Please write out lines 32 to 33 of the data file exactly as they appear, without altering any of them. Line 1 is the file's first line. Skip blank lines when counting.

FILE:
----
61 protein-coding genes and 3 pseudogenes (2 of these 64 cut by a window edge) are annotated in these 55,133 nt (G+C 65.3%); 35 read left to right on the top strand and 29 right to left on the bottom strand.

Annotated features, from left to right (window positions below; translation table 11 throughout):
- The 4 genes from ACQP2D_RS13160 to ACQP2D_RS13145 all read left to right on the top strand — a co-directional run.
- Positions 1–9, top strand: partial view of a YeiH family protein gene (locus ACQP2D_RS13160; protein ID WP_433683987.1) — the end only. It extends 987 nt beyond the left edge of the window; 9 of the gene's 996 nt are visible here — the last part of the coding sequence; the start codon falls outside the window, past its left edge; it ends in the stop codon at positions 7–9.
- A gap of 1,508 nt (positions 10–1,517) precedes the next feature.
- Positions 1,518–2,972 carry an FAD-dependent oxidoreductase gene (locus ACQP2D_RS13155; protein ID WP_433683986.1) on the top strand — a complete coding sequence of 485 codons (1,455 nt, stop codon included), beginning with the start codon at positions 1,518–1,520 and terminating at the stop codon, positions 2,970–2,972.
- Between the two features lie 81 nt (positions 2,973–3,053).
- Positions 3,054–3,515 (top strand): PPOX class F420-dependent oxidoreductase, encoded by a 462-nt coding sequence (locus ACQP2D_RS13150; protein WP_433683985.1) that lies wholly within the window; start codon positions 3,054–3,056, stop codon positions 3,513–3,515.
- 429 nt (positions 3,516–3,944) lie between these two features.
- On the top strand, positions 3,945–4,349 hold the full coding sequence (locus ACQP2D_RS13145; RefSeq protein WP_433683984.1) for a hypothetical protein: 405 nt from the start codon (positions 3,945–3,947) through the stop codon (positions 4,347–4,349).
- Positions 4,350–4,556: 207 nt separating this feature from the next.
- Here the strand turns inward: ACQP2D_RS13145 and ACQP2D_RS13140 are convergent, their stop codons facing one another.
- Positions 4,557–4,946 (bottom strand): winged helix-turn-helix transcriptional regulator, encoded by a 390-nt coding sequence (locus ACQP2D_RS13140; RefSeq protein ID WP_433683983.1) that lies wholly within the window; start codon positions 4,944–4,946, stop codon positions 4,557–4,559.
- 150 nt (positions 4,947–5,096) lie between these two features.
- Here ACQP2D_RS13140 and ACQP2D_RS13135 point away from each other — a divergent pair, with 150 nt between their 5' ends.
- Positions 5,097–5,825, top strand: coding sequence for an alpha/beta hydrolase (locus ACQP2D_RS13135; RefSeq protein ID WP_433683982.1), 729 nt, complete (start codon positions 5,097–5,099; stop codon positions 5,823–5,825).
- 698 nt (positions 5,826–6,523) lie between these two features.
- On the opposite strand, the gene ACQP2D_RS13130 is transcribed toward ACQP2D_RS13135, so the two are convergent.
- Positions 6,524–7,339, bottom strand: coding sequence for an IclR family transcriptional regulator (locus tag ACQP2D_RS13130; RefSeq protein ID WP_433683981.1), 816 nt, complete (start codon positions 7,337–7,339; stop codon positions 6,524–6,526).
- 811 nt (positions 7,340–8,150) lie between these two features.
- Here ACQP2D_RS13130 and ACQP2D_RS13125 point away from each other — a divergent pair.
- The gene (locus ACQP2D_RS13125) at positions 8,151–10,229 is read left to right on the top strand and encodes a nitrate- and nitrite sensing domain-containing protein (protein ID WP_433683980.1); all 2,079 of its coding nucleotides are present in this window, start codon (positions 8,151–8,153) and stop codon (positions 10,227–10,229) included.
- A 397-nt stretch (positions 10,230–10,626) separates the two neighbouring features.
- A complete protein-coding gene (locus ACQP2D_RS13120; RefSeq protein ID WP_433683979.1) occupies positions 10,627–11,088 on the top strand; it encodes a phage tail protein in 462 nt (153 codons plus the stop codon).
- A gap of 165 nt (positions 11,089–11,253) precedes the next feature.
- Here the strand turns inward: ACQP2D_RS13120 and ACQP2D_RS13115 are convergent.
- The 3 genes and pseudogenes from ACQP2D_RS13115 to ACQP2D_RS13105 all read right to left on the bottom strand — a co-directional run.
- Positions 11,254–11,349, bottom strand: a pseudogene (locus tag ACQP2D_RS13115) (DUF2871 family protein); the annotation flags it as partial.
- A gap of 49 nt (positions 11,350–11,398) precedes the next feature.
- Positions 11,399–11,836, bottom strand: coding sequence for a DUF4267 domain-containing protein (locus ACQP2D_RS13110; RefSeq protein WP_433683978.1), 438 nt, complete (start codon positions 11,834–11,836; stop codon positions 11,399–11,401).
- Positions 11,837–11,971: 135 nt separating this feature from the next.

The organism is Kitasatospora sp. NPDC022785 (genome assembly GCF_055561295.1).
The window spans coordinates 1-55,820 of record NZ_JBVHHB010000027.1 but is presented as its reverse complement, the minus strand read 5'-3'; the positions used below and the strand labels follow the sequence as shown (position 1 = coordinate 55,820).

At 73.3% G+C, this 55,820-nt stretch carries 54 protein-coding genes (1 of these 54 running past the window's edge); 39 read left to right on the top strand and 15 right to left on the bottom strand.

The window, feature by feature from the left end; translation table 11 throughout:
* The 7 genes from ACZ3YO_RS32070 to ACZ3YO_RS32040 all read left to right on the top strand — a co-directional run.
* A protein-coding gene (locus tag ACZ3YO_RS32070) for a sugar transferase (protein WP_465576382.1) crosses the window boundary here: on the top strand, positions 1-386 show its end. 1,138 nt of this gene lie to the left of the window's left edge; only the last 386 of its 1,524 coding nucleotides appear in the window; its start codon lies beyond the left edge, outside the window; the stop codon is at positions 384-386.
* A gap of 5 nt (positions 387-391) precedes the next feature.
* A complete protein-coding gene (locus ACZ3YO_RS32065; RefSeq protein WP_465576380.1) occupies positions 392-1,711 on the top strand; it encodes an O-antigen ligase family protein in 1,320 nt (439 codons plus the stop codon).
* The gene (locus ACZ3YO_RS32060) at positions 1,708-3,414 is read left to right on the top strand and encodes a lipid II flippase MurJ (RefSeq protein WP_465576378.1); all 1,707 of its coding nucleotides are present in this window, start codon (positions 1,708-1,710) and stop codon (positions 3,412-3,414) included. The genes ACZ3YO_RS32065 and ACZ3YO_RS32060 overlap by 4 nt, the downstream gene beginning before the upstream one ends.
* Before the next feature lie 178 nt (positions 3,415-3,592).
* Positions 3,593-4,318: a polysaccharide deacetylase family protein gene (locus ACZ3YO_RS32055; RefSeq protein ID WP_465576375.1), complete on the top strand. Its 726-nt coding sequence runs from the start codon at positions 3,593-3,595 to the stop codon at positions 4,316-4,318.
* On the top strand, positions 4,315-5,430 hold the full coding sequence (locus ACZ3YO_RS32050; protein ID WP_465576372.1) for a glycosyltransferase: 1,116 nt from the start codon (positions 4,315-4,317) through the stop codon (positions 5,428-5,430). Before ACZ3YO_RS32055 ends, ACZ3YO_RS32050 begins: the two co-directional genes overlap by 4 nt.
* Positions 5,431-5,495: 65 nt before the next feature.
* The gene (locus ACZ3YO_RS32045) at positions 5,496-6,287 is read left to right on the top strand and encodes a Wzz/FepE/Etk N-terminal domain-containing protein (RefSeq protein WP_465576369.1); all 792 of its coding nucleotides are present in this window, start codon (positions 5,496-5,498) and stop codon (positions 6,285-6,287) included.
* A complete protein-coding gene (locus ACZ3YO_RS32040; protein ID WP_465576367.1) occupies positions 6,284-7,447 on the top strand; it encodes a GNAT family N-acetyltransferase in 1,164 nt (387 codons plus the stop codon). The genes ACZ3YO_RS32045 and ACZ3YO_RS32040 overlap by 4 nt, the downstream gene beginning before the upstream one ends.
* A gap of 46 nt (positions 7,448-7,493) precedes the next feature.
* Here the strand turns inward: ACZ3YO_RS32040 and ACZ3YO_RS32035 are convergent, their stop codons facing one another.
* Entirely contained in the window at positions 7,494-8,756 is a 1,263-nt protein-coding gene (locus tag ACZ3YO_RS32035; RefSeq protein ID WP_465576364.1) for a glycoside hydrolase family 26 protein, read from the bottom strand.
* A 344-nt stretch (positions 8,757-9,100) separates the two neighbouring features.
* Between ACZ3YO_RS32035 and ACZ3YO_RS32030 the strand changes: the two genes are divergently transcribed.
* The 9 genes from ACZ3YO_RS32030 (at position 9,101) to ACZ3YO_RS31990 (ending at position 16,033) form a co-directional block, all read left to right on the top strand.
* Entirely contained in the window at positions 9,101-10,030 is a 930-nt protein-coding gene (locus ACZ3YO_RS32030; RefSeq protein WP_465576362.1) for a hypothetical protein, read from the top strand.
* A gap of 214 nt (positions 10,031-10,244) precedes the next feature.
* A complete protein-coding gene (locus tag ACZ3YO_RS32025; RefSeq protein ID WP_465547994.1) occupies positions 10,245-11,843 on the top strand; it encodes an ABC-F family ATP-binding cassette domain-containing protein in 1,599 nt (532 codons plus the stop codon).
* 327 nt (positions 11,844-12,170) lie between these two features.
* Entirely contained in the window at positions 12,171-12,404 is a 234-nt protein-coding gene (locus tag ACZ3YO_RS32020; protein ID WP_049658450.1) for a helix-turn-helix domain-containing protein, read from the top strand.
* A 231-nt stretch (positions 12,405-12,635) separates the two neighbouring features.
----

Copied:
The organism is Kitasatospora sp. NPDC022785 (genome assembly GCF_055561295.1).
The window spans coordinates 1-55,820 of record NZ_JBVHHB010000027.1 but is presented as its reverse complement, the minus strand read 5'-3'; the positions used below and the strand labels follow the sequence as shown (position 1 = coordinate 55,820).